The Rockaway Beat
Shortly before the Rockaway St. Patrick's Day Parade began, the mayor's minions walked Rockaway Beach Boulevard with signs that urged everybody to vote for "Irish Mike" Bloomberg.
Lots of kids on the parade route held the signs tightly, pretending to know what they were all about, without really understanding that they were urging people to vote for the "King of Spin."
As with everything else, Bloomberg's gain as the "decider" for the public school system is illusorily.
Bloomberg's control over the school system ends on June 30. Eight years ago, he bet his legacy on improving the schools, and now that he wants four more years to destroy the middle class in New York City, it is particularly important to him that mayoral control be renewed by the state legislature. The only way he can do that, besides bribing individual legislators with their pet projects, as he did the city council in his fight for four more years, is to "prove" that he has greatly improved the city.
To do that, he has utilized his friends in the media, who constantly run stories that are contrary to the truth of what is going on in the system.
Oh, the facts that show improvement are true enough, but the spin behind the "facts" is never to be told, at least in the pages of the New York Times and the New York Post. Bloomberg recently was quoted in the Post as saying that his administration "has changed public education as we know it."
He is right, except that he gave the connotation that it has changed for the better, when, in fact, it has changed for the worse.
In fact, in my view as a retired teacher/ staff developer/curriculum writer/ school programmer/middle school facilitator/ textbook writer and chief cook and bottle-washer, education has gone the way of the buggy whip and Flit in an attempt to use the sham of "accountability and measurement" to severely reduce the amount of real education going on in the public schools.
Let's look at the record behind the spin.
Since everything prized by the mayor's minions concerns test scores, a number of other vital subjects, including social studies, science, foreign language, technology and physical education have been swept aside in the name of higher achievement on the highstakes English Language Arts and Mathematics tests.
Since education entails creating a well-rounded person who can research, use facts to make judgments and utilize information in creative ways, subjects such as social studies are vital to allowing a citizen to become a knowledgeable voter (spoken like a true social studies teacher).
Don't take my word for it, listen to former Supreme Court Justice Sandra Day O'Connor.
Interviewed for the New York Times Magazine, O'Connor decried the lack of citizenship education in our public schools.
"Only about one-third of Americans can even name the three branches of government, much less say what they do," O'Connor said. Apparently, a great many people [do not know] that the framers of our Constitution went to such great effort to create an independent judicial branch that would not be subject to retaliation by either the executive branch or the legislative branch because of some judgment made by those judges."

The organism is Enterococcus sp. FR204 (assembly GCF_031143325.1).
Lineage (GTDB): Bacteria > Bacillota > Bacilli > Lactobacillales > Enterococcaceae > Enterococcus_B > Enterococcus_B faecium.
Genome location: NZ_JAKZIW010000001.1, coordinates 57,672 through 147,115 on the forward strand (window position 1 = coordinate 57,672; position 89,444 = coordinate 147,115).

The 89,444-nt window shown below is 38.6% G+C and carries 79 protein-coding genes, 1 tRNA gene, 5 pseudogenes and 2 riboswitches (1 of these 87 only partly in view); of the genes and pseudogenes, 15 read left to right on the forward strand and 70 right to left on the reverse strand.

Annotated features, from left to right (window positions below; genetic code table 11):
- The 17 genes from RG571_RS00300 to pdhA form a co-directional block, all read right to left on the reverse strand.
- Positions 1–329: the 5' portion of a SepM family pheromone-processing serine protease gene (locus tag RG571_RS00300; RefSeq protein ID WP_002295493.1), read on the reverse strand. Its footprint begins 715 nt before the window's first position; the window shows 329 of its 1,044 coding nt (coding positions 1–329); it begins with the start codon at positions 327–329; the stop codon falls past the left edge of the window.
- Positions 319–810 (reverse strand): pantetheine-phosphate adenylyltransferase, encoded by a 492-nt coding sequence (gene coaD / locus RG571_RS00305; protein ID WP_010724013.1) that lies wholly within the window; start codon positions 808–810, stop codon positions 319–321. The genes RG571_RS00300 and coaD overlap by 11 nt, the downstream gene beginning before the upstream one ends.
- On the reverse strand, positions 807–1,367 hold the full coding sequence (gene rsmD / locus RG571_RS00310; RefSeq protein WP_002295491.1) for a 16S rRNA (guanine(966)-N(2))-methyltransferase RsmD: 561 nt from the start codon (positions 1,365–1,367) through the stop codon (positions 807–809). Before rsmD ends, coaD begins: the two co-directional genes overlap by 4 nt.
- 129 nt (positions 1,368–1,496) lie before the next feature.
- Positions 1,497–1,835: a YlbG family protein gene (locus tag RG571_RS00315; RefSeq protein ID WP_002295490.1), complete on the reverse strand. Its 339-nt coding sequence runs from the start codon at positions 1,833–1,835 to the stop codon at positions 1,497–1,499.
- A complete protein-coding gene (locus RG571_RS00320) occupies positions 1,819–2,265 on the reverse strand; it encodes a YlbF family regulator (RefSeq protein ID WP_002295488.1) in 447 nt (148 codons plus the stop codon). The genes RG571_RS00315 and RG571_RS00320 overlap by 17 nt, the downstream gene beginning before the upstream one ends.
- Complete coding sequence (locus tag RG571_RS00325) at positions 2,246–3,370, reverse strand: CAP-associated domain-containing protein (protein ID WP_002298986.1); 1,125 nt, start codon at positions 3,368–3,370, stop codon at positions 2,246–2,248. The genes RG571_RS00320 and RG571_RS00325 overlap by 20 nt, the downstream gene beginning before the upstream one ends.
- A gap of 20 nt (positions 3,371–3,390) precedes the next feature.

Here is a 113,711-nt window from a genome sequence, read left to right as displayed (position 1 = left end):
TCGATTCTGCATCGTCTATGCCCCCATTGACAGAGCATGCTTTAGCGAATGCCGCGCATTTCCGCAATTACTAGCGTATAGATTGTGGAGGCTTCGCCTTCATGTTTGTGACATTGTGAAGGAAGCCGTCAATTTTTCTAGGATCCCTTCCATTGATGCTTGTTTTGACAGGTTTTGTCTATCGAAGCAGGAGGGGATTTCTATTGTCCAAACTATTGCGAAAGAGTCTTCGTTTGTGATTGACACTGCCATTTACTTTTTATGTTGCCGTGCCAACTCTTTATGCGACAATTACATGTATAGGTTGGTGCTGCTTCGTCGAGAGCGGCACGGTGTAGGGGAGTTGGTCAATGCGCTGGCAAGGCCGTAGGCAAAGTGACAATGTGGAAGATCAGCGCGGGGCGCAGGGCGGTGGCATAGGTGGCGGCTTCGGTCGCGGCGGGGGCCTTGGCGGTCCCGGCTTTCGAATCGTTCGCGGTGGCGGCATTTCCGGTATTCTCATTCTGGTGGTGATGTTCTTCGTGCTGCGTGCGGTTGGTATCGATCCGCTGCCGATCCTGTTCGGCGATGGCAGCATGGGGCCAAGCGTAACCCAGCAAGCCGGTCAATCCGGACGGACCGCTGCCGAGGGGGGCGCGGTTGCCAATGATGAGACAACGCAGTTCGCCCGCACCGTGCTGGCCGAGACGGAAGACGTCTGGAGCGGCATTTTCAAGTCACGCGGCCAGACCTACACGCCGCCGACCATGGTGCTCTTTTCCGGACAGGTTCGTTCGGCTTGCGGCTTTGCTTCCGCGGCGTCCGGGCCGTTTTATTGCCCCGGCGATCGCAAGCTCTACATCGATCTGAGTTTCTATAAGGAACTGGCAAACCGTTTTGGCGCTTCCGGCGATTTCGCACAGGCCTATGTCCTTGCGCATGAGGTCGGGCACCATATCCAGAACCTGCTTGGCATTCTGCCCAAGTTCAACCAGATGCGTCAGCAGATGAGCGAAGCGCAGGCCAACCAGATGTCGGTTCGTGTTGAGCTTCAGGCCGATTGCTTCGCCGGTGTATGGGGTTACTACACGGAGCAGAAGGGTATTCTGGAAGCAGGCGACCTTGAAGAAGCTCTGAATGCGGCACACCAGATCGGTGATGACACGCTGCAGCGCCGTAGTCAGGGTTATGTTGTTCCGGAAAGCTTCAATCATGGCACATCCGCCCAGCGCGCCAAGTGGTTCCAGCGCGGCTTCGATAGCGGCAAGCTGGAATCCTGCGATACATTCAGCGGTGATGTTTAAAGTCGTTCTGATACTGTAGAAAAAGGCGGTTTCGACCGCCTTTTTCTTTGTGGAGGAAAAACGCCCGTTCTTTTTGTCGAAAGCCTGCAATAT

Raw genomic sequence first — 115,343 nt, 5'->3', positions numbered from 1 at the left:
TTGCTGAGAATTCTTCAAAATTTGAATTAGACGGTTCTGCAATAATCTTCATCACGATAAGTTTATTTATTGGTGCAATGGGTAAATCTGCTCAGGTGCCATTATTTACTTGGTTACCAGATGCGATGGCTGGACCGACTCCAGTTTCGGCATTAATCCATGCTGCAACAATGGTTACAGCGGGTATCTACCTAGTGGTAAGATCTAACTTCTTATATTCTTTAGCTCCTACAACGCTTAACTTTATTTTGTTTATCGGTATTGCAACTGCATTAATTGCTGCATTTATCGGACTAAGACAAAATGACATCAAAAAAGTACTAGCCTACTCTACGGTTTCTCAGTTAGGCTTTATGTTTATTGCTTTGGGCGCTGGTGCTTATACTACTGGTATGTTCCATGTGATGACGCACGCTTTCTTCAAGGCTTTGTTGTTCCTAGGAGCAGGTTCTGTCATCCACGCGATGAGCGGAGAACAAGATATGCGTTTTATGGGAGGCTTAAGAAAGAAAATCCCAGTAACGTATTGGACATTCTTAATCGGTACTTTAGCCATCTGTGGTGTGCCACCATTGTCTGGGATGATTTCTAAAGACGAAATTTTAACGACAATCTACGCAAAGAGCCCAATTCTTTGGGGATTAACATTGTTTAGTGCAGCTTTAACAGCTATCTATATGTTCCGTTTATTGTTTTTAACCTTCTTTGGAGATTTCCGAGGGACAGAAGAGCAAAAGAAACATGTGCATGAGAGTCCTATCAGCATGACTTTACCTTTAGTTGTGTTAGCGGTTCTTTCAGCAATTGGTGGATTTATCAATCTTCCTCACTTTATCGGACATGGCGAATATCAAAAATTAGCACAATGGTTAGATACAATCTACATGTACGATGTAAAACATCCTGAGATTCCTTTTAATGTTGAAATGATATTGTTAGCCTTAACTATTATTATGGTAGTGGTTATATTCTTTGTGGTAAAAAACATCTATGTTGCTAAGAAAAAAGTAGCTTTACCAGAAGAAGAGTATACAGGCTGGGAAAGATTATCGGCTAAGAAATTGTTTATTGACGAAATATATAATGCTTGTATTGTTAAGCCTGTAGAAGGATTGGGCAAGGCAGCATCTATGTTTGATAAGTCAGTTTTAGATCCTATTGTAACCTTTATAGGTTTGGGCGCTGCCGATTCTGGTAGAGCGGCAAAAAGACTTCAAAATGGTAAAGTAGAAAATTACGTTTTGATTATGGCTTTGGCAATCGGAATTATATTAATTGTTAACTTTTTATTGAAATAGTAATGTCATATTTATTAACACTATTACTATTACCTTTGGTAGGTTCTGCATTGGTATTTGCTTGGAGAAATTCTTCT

Why don't young people know that there is something called "checks and balances" and that there are three coequal branches of government (the Executive, Legislative and Judicial branches)?
They should, because the Constitution and our government is mandated by the state to be part of the eight grade curricula, taught at least five times a week. They do not because social studies is taught only two or three times a week, and there is little time for inculcating citizenship education. There is too little time to turn students into functional, voting citizens.
There are 40 schools periods each week (eight periods a day times five days). Five of those are lunch periods, leaving 35 for instruction.
Before the mayor took over, students would typically take 25 periods of the four major subject areas - mathematics, English, social studies and science. That left ten periods for other subjects such as foreign language, gym, technology, art and music.
Today, however, the typical middle school student takes 10 periods of language arts, ten periods of mathematics and five periods of test-taking skills. That leaves 10 periods for all of the "minor subjects above, but adds social studies and science to that ten-period mix.
That often means a student gets three periods of science and two periods of social studies each week, rather than the six or seven they got just eight years ago and far fewer than the five periods a week mandated by the state.
Who cares about education, as long as the scores on the math and ELA tests go up?
Certainly not the mayor or his chancellor, Joel Klein. To the two business people, the bottom line is scores, which have gone up, I believe, because of a combination of dumbing down the tests and lowering the passing score with more of an emphasis on test-taking skills than on genuine education.
A few weeks ago, the mayor crowed that fewer schools are on the state's list of schools under review.
Of course there are. That is because the mayor has closed many of the failing schools.
That takes them off the list. In their place, he starts two or three "new" schools. That gives those new schools three years of operation before the state takes a close look at them. By that time, the mayor will be in his last year or out of town.
See what I mean by spin? The list goes on and on.
More next week in this space.